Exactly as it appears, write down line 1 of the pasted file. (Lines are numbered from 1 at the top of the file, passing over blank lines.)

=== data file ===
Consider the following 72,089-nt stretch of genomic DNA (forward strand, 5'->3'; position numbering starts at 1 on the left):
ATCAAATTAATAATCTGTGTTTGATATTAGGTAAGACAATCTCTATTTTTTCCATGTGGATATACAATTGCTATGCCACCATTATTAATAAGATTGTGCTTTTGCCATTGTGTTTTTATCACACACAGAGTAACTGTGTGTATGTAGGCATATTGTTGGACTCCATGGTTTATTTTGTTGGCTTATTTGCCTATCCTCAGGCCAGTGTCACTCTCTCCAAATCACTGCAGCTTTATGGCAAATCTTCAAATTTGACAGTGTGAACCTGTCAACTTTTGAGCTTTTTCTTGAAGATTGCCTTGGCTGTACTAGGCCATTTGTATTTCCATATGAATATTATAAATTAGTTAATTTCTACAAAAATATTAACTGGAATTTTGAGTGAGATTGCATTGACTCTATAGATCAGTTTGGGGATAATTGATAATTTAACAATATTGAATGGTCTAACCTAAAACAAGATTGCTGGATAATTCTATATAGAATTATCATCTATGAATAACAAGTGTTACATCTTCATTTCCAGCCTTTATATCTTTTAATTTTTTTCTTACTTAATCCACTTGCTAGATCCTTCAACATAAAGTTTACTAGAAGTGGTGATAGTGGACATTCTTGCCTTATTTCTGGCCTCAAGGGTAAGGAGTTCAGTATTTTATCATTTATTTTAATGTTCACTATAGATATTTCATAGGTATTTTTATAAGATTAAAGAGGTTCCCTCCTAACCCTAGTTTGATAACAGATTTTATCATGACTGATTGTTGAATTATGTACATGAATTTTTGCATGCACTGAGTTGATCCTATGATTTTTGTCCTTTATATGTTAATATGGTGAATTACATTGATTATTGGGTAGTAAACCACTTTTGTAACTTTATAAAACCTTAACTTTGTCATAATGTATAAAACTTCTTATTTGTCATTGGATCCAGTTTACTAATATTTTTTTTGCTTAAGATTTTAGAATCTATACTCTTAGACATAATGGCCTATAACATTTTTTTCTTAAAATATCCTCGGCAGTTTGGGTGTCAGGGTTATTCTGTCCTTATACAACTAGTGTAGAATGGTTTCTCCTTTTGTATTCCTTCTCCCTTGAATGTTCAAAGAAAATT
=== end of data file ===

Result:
Consider the following 72,089-nt stretch of genomic DNA (forward strand, 5'->3'; position numbering starts at 1 on the left):